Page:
IBK’s JOURNAL (Entry 3)

IBK’s JOURNAL (Entry 3)

July 15

I have this vague memory from primary school.

A girl had done something bad. It wasn’t too bad but it was bad enough that it warranted caning. But she was not the type who could withstand such punishment and I’m not sure why the teacher said she can only be left off the hook if someone took her place.

I volunteered.

I don’t think I was ever really being friends with the girl or particularly liked her, but for some reason I can’t remember, I felt empathy and found myself volunteering to be caned instead of her. The memory makes me cringe and smile at the same time. Such selflessness… I wonder where it all went to.

Fast forward to many years later, I happened upon her on twitter and followed her to strike a conversation but she was uninterested. Courteous but still uninterested. One day she said something and I commented on that and she subbed me, talking about how this person from her primary school days was chasing her or something. I just laughed at her feeling of self importance and went my merry way.

I didn’t remember then what I’d volunteered to do for her till the point when I decided to pen this down. I’m not even sure what this all means. I’m just writing because…well…it’s fun.

*

It’s frustrating to be a student in a Nigerian University. I’ve not had a lot of run-ins with evil lecturers and I’m sure my case can be thought of as small compared to some others. But here’s what happened.

I had stayed up all night on Sunday to study for a test on Monday. Then I hurried to the lecture room where the test was to take place. I was tucked in (which I hate) but without a tie because in the rush to get to the venue on time, I’d forgotten my tie.

I felt it didn’t really matter. The lady lecturer wasn’t too big on hounding us over our attire. She was more concerned that we didn’t read wide and instead for knowledge (my kind of lecturer).

We proceeded to start the test and she dictated the two questions (which were really five questions) and they were mildly tricky. They involved a level of application of what had been taught instead of mindlessly listing shit and cramming (my kind of questions).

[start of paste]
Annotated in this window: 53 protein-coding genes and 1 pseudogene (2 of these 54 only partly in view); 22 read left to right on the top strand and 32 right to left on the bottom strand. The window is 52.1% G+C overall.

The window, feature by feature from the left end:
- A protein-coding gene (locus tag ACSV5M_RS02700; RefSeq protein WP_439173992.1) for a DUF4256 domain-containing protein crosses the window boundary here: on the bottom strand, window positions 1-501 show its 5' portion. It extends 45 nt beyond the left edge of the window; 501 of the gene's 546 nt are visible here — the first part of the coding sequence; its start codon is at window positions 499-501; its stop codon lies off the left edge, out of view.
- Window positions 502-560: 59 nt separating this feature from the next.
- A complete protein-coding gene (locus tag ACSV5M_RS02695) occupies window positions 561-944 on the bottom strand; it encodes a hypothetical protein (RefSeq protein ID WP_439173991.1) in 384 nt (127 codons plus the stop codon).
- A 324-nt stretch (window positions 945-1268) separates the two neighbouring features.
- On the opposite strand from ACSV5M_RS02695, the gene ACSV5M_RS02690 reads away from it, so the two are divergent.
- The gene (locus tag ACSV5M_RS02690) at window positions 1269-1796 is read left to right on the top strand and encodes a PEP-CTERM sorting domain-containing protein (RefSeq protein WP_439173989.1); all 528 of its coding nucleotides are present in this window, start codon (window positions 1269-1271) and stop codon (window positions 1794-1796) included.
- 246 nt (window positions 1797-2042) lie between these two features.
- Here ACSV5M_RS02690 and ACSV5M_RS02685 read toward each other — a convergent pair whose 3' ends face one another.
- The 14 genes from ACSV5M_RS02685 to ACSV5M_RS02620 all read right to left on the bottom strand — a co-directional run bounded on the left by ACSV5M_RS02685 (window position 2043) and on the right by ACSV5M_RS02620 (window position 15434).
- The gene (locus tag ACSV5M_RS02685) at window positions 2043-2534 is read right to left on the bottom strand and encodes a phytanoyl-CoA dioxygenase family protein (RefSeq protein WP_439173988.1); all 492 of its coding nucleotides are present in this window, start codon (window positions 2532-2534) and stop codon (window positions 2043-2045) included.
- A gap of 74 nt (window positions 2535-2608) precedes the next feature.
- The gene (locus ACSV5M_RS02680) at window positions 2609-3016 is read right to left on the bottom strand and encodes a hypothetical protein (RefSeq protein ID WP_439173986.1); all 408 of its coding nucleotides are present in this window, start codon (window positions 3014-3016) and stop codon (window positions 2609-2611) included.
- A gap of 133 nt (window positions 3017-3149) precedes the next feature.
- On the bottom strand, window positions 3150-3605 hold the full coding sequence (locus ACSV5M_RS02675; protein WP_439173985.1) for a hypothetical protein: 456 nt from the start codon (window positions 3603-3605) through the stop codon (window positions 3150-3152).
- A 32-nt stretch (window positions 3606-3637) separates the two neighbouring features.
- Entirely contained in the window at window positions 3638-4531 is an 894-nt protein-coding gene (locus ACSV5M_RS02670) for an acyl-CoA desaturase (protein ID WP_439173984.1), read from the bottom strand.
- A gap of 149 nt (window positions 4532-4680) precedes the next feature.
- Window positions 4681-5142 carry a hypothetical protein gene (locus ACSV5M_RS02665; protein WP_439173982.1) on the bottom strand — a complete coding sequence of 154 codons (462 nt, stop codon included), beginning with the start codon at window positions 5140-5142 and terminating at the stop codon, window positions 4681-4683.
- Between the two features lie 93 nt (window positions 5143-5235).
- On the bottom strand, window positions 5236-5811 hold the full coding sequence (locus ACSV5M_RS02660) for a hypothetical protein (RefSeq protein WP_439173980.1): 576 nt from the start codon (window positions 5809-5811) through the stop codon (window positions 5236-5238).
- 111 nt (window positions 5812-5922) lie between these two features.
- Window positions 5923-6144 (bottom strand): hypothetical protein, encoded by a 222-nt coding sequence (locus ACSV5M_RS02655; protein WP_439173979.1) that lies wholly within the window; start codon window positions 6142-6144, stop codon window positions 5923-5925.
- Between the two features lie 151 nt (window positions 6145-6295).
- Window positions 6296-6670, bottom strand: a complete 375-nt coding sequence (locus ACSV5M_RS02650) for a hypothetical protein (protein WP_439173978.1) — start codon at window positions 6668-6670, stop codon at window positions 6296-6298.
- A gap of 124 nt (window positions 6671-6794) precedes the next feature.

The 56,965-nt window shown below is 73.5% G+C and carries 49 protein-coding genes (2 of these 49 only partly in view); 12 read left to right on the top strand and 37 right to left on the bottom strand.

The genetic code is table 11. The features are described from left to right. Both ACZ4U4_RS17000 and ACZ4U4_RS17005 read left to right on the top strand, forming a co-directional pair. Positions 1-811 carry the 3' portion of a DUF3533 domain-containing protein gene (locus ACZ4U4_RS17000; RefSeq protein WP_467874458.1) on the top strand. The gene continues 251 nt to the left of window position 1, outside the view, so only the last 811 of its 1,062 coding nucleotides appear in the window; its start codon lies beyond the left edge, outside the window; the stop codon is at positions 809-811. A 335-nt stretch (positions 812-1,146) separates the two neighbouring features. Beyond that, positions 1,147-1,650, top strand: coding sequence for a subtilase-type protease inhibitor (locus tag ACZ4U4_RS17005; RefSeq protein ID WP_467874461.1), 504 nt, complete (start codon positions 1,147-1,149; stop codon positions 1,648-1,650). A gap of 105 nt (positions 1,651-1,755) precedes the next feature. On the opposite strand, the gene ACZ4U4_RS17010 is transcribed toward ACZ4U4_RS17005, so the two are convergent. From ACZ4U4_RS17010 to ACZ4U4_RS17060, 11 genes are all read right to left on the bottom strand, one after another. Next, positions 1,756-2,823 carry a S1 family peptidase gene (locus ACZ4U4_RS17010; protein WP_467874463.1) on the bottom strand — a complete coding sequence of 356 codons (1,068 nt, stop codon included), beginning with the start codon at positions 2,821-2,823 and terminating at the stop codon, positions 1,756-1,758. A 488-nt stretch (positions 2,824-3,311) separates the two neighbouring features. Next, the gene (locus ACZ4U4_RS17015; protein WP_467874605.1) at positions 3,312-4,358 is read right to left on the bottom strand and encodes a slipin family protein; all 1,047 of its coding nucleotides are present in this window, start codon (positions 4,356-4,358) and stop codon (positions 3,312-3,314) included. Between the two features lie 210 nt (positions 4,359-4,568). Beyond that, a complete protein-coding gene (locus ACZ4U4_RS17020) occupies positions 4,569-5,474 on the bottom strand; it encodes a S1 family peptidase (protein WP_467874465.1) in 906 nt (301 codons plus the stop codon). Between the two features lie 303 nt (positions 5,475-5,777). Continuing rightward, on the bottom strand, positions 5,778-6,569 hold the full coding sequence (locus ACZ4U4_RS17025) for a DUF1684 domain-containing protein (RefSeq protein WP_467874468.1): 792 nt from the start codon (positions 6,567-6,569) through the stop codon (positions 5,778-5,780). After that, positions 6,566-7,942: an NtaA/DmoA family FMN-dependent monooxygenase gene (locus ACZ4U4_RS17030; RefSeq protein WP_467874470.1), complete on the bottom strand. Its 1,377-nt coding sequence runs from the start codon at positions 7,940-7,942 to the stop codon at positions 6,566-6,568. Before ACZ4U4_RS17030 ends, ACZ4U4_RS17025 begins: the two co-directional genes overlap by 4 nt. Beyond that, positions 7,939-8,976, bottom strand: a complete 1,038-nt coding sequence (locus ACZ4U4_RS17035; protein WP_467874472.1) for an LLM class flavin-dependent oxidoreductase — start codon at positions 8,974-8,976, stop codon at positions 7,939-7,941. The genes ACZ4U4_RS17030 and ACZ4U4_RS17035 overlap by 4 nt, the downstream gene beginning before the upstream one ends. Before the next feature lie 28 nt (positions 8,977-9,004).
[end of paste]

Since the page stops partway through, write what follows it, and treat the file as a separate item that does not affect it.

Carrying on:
I immediately started scribbling away instead of jotting down points first and structuring how I’d answer because I have this thing where knowledge flows into my head just to flow out. It’s like when you cup your hands and try to drink water; you have to do it fast or else the water would drip through. Jotting down helps retain some of it, but I thought I’d be having smooth uninterrupted access to my bowl of knowledge.

Everything was going fine for the first two minutes. Quiet class, with the silent scribbling of pens and sometimes a whispered conversation behind me. Then it all went to shit.

A lecturer whose neck had been in a brace before (probably from poking his head into other people’s bidneezz) poked his head through the door and exclaimed, “So this class can be this much!”

He strolled in, while talking about how he couldn’t believe what he was seeing and how we never attend lectures. I ignored him when he first interrupted, but as he progressed into the class, my focus on the test began faltering and I began getting annoyed. The man began mentioning how most of us are improperly dressed i.e. we aren’t choking ourselves in a regularly stuffy classroom with ties. Heck, 90% of us were tucked out.

I still scribbled on.

Then he started deducting marks from every one of the improperly dressed males in the room.

Dafuq?!

This wasn’t his test! The audacity of it all! Who did the wanker think he is?

While doing so, he kept talking and I kept getting frustrated because my concentration was slipping and I wasn’t being as articulate on the paper as I wanted to be.